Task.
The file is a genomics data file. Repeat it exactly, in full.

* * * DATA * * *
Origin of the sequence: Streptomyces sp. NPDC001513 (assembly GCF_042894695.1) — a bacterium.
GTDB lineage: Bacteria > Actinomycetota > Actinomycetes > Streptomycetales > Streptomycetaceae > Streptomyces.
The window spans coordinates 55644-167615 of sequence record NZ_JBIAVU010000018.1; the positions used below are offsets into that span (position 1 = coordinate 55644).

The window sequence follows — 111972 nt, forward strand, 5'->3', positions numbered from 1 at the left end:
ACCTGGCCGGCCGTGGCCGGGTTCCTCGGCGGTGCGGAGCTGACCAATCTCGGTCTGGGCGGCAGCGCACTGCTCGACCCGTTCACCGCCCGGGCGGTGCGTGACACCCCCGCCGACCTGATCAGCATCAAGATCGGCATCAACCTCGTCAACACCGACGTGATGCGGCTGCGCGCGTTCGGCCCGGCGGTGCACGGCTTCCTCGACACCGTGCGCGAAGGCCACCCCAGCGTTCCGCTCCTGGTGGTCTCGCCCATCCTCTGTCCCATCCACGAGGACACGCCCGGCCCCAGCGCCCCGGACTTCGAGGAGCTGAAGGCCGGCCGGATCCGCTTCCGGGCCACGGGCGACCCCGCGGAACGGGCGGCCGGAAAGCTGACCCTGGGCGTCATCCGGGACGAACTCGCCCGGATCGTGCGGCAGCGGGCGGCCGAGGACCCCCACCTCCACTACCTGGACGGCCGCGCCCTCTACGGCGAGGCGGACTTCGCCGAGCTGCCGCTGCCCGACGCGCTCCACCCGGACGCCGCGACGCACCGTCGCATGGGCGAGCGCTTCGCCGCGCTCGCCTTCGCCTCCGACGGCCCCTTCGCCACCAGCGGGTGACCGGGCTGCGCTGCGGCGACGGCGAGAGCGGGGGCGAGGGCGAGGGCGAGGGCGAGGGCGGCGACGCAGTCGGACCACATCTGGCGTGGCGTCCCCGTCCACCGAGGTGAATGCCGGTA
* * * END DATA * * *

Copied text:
Origin of the sequence: Streptomyces sp. NPDC001513 (assembly GCF_042894695.1) — a bacterium.
GTDB lineage: Bacteria > Actinomycetota > Actinomycetes > Streptomycetales > Streptomycetaceae > Streptomyces.
The window spans coordinates 55644-167615 of sequence record NZ_JBIAVU010000018.1; the positions used below are offsets into that span (position 1 = coordinate 55644).

The window sequence follows — 111972 nt, forward strand, 5'->3', positions numbered from 1 at the left end:
ACCTGGCCGGCCGTGGCCGGGTTCCTCGGCGGTGCGGAGCTGACCAATCTCGGTCTGGGCGGCAGCGCACTGCTCGACCCGTTCACCGCCCGGGCGGTGCGTGACACCCCCGCCGACCTGATCAGCATCAAGATCGGCATCAACCTCGTCAACACCGACGTGATGCGGCTGCGCGCGTTCGGCCCGGCGGTGCACGGCTTCCTCGACACCGTGCGCGAAGGCCACCCCAGCGTTCCGCTCCTGGTGGTCTCGCCCATCCTCTGTCCCATCCACGAGGACACGCCCGGCCCCAGCGCCCCGGACTTCGAGGAGCTGAAGGCCGGCCGGATCCGCTTCCGGGCCACGGGCGACCCCGCGGAACGGGCGGCCGGAAAGCTGACCCTGGGCGTCATCCGGGACGAACTCGCCCGGATCGTGCGGCAGCGGGCGGCCGAGGACCCCCACCTCCACTACCTGGACGGCCGCGCCCTCTACGGCGAGGCGGACTTCGCCGAGCTGCCGCTGCCCGACGCGCTCCACCCGGACGCCGCGACGCACCGTCGCATGGGCGAGCGCTTCGCCGCGCTCGCCTTCGCCTCCGACGGCCCCTTCGCCACCAGCGGGTGACCGGGCTGCGCTGCGGCGACGGCGAGAGCGGGGGCGAGGGCGAGGGCGAGGGCGAGGGCGGCGACGCAGTCGGACCACATCTGGCGTGGCGTCCCCGTCCACCGAGGTGAATGCCGGTA